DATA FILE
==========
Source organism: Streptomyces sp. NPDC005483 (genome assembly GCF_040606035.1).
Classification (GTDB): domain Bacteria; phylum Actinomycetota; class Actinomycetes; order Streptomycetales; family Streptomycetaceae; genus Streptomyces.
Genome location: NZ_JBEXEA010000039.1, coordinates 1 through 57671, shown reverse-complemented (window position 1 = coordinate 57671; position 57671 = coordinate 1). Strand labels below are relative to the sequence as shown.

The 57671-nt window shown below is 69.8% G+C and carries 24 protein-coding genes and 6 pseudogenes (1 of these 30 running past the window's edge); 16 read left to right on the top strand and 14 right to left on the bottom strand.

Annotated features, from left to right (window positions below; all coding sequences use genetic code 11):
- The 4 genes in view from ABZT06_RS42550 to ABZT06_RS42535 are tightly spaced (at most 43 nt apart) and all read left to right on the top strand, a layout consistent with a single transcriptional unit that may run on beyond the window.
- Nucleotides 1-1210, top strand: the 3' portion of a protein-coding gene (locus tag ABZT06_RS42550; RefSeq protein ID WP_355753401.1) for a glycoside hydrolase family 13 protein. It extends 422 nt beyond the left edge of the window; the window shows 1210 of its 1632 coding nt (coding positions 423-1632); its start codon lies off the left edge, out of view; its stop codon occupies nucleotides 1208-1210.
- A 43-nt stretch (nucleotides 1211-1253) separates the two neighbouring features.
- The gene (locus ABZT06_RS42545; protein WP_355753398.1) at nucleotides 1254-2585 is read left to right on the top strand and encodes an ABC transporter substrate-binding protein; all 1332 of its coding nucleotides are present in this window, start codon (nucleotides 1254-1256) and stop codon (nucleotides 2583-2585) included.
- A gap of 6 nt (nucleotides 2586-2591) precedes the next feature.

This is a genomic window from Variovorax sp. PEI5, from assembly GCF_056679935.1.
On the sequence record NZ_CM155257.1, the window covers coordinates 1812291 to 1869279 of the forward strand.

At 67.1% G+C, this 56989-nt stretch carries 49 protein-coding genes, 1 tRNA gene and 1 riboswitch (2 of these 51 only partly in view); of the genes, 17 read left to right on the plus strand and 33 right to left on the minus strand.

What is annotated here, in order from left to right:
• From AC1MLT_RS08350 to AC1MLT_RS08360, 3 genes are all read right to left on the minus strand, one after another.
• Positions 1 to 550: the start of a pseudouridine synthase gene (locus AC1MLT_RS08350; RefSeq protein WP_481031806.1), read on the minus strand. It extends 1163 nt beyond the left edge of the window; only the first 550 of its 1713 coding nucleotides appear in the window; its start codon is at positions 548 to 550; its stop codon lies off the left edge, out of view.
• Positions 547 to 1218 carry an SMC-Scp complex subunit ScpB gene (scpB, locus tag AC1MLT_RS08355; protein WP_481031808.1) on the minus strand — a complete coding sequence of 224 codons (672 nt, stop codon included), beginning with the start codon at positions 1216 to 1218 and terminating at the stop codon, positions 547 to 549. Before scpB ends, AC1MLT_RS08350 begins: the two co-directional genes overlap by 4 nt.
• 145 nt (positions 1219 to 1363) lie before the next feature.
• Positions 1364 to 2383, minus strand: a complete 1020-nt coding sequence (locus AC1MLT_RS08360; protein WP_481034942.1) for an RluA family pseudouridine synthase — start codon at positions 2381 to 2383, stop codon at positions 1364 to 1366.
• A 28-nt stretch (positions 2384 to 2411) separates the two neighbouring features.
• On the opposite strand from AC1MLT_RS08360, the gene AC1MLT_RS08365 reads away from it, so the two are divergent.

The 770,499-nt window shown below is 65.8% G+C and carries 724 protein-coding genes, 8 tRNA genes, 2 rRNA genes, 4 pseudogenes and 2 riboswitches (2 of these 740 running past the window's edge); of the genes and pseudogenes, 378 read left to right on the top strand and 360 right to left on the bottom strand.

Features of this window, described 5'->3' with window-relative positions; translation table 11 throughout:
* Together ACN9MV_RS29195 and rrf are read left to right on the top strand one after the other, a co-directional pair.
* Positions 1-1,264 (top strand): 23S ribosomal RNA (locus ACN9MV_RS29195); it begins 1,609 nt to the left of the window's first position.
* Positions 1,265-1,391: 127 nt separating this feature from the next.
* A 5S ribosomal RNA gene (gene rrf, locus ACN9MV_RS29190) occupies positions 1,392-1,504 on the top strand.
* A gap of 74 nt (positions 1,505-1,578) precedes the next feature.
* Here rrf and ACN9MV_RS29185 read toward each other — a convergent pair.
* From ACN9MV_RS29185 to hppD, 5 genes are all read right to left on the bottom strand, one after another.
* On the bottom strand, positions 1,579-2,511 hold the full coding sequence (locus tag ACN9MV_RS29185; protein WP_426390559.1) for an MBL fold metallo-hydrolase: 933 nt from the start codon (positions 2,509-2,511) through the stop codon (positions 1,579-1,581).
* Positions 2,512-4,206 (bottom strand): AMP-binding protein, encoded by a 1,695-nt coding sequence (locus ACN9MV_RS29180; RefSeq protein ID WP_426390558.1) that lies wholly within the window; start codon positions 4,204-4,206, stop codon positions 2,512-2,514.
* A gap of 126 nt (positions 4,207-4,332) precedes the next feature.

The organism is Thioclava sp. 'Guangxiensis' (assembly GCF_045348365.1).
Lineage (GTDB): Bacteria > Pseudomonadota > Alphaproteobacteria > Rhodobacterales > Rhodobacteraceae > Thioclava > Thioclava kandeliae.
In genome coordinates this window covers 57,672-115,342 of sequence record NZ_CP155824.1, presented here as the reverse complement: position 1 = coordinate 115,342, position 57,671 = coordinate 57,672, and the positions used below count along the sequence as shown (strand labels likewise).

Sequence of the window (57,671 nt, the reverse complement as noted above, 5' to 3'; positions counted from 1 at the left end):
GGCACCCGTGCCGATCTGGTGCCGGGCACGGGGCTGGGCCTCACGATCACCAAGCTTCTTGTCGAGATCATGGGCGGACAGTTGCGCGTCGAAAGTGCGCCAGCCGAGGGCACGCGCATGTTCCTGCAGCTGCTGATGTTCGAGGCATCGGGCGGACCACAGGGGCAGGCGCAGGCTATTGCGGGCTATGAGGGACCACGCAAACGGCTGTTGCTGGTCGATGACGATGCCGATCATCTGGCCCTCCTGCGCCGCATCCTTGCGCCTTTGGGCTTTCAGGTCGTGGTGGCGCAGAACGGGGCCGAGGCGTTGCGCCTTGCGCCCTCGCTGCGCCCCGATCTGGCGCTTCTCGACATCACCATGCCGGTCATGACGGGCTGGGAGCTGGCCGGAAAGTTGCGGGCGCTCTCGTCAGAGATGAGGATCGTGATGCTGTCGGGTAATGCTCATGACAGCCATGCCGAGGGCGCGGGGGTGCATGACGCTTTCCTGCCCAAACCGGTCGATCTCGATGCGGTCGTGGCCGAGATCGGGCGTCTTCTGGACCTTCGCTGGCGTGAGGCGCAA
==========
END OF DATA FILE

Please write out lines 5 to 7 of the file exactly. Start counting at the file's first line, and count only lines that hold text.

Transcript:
Annotated features, from left to right (window positions below; all coding sequences use genetic code 11):
- The 4 genes in view from ABZT06_RS42550 to ABZT06_RS42535 are tightly spaced (at most 43 nt apart) and all read left to right on the top strand, a layout consistent with a single transcriptional unit that may run on beyond the window.
- Nucleotides 1-1210, top strand: the 3' portion of a protein-coding gene (locus tag ABZT06_RS42550; RefSeq protein ID WP_355753401.1) for a glycoside hydrolase family 13 protein. It extends 422 nt beyond the left edge of the window; the window shows 1210 of its 1632 coding nt (coding positions 423-1632); its start codon lies off the left edge, out of view; its stop codon occupies nucleotides 1208-1210.